• West Fraser Mills Ltd. (doing business as Eurocan Pulp and Paper Co.) v. Regional Waste Manager

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    Decision Date: October 15, 1999

    Panel: Toby Vigod

    Keywords: Waste Management Act – s. 48; stay application; funding requirement; pulp mill effluent; taint; eulachon; test development committee

    This was a stay application in an appeal against a decision of the Regional Waste Manager which required West Fraser to fund, to a maximum of $18,075, the participation of a representative of the Haisla First Nation in a committee set up to develop taint compliance testing for eulachon fish harvested near the Eurocan pulp mill in Kitimat, B.C. West Fraser requested a stay of the Regional Manager’s decision pending the outcome of the appeal on its merits.

    The Board cited its decision in North Fraser Harbour Commission et al. v. Deputy Director of Waste Management (Appeal No. 97-WAS-05(a), June 5, 1997) in finding that the test for stay applications set out by the Supreme Court of Canada in RJR-MacDonald Inc. v. Canada (Attorney General)(1994) applies to applications for stays before the Board. This test requires an applicant to demonstrate that there is a serious question to be tried, that irreparable harm will result if the relief sought is not granted, and that the balance of convenience favours granting a stay.

    The Panel found that West Fraser’s concerns were neither frivolous nor vexatious and so warranted further investigation. The Panel also found that, although the harm from complying with the decision could be quantified as costs up to $18,075, it was uncertain whether these costs would be recoverable in the event that the appeal was decided in favour of West Fraser. The Panel therefore accepted that West Fraser could suffer some financial loss and that the loss constituted irreparable harm.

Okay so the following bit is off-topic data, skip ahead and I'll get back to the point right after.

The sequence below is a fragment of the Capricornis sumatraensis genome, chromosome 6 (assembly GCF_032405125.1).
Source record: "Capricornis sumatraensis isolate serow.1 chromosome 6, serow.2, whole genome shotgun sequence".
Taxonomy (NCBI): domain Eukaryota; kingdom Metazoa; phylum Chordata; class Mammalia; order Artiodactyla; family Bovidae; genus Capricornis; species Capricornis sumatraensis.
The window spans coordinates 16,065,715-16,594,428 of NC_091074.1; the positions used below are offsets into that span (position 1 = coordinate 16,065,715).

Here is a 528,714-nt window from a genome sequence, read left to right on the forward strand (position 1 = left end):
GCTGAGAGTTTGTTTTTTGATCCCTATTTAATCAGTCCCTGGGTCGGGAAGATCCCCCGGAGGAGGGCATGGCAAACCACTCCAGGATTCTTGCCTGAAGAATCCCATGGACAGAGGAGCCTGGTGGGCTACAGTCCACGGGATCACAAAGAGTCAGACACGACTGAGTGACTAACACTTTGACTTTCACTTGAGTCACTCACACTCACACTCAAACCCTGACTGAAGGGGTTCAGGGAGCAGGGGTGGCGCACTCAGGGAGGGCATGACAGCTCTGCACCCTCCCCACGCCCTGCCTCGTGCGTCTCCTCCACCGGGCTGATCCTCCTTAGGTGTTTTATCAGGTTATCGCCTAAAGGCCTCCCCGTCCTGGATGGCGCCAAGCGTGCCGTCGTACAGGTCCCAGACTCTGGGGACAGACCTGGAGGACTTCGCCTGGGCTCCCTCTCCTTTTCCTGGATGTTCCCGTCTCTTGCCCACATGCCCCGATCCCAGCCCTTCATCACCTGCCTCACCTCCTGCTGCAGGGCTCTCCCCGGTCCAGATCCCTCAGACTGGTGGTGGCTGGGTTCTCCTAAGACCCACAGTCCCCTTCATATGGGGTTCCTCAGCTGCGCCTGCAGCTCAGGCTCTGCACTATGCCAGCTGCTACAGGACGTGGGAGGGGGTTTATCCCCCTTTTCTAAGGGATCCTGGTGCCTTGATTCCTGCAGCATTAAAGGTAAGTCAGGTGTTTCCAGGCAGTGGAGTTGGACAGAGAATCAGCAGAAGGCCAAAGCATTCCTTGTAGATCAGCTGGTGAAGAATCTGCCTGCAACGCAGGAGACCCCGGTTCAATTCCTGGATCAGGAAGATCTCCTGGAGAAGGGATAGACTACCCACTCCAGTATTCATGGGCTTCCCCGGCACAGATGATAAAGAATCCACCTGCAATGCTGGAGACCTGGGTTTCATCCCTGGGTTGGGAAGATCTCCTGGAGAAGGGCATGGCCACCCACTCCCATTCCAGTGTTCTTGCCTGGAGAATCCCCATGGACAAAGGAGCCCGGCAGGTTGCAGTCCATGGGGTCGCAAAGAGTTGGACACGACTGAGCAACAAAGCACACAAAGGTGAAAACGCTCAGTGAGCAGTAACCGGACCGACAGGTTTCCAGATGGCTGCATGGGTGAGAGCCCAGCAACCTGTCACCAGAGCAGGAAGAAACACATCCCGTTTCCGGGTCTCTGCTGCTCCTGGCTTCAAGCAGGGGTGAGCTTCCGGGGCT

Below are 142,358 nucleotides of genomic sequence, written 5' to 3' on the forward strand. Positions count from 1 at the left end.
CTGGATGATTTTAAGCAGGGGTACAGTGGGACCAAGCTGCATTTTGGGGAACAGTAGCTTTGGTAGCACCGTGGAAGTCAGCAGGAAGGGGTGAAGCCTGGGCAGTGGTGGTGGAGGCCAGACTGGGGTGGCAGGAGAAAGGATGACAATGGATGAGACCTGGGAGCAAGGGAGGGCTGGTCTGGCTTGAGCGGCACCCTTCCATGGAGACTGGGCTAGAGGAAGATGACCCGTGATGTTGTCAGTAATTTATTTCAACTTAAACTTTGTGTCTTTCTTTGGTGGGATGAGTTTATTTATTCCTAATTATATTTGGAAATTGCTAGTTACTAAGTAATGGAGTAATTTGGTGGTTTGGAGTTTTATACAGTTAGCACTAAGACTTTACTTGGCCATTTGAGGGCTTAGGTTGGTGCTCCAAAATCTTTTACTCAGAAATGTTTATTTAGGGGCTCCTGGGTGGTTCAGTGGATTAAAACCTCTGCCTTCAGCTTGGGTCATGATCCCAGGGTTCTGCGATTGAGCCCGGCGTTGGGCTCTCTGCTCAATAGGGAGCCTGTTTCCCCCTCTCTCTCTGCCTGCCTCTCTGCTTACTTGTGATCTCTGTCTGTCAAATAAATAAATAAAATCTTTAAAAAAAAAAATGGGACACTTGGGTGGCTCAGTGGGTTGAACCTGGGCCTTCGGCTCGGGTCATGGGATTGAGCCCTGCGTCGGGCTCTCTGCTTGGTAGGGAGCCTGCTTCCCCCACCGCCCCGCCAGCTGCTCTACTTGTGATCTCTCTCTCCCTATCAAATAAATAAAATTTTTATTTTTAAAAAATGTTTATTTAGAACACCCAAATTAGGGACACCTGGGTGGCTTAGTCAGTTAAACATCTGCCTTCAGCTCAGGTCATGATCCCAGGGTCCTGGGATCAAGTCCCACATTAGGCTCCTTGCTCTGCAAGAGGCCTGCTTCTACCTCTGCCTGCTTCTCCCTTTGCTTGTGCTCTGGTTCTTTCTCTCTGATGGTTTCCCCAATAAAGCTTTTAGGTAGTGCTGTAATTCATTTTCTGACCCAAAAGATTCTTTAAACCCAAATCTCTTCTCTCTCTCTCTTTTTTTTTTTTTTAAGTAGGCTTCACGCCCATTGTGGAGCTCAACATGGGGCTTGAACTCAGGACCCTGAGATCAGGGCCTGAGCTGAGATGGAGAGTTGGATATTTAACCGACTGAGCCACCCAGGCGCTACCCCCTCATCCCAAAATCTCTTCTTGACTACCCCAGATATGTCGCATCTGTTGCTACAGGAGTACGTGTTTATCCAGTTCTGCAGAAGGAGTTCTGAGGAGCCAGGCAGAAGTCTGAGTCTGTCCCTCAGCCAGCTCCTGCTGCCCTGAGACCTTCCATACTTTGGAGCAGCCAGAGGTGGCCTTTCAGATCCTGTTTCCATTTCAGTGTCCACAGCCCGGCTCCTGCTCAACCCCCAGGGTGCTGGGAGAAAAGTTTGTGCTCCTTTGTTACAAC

On the question of the balance of convenience, the Panel found that, if a stay were granted, the risk of irreparable harm to the Regional Manager’s interest in ensuring that the Haisla would be represented in the application of compliance testing exceeded the risk of financial irreparable harm to West Fraser if the stay were not granted. The Panel therefore found that the balance of convenience did not favour the granting of a stay. In addition, the Panel found that West Fraser provided no evidence to show that paying all or part of the cost for the Haisla representative’s participation would result in serious financial harm to West Fraser.

    The Panel did not find that refusal to issue a stay would render the appeal moot, as the jurisdictional questions raised in the appeal were not determined by the outcome of the preliminary decision on the stay application. The request for a stay was denied.